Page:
Lecture 6: African- Americans: Fugitive Slaves and Free Blacks

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13 Jan 2011
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Lecture 6: African- Americans: Fugitive Slaves and Free Blacks
-freedom seekers:
-Nova Scotia
-the Refugee Movement, 1813-1816
-Upper Canada
-the pull of the North Star
-migration experiences: the Underground Railroad
-impact of the US Fugitive Slave Law
-settlements
-reception
-communities
-schooling
-came for their freedom, as they crossed the border became official Brit subjects, as no legal
racial distinctions
-but encountered racism, prejudice in Canada
-though law colorblind, the social system definitely was not
-the Refugee Movement, Sept. 1813-1816, to Nova Scotia
-during/after the War of 1812
-had fled their slave owners, had been reassured by Brits if they fled to them and
supported them, they would be assured their freedom/rights after the war
-just like during the American Revolution in 1776, to weaken the enemy
-first brought to the port of Halifax, promise to assure their freedom and a future
-initially in refugee camps nearby, by the war’s end in 1814, there were about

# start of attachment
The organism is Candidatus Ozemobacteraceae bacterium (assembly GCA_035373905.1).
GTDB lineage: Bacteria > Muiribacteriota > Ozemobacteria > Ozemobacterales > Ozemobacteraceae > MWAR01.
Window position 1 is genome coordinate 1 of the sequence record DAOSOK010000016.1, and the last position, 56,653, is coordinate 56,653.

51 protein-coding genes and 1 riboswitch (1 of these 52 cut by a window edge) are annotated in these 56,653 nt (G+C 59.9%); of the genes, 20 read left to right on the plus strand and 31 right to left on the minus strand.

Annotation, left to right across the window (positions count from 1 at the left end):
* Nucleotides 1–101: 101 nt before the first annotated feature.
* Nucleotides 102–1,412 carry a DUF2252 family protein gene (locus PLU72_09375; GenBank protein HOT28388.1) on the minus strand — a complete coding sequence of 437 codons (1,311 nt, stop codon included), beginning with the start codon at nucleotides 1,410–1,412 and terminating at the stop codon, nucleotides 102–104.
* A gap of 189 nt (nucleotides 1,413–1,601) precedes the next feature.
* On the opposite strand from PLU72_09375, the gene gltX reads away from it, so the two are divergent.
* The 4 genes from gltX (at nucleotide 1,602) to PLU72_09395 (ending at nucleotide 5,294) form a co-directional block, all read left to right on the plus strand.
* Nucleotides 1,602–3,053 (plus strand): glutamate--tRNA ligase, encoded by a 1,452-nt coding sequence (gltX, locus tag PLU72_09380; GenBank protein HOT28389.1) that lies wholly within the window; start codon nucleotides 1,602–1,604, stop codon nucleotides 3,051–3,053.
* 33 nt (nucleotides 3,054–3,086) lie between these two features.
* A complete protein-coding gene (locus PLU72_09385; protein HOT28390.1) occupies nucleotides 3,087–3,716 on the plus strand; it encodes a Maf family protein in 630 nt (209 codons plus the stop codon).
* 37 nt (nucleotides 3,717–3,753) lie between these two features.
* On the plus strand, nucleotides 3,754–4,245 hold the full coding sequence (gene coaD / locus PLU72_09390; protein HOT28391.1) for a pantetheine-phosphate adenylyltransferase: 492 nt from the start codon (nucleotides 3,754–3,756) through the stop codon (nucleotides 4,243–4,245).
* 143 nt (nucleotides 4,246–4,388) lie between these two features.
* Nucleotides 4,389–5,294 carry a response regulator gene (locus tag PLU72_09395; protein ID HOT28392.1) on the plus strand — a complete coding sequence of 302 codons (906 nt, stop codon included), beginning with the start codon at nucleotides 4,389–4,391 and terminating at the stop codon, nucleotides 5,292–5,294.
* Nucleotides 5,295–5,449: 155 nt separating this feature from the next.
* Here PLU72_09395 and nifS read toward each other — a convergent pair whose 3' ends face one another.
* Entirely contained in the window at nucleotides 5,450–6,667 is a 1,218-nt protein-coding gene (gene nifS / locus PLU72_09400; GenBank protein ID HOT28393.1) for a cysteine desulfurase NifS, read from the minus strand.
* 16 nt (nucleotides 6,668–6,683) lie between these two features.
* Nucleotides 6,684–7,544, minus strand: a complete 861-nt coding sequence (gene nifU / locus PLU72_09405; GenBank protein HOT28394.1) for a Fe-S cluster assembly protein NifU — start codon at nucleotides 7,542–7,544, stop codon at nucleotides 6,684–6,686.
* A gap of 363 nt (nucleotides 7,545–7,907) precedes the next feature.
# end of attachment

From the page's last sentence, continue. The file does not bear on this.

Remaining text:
2000
-were welcomed, esp. for labour, esp. for Halifax as a naval base
-easily found good wages
-but by 1815, as more came in, grimmer prospects, as the war
economy went away
-ppl preferred to hire whites for the fewer jobs
-asked for land, authorities slow to grant land, and only
small lots on 10 acres vs. 100 acres usu.
-Brit hoped that they would be able to feed
themselves, but not prosper, and become
cheap labour
-but didnt happen, as numerous crop
failures, widespread hunger
-little support to the refugees
-most abandoned farm lots
-turned to the fringes of
Halifax, built
up communities
like the Black Loyalists
from 1776
-churches
-persistent discrimination
-tech. had poli rights, if the men had land
-but werent allowed locally to exercise their rights
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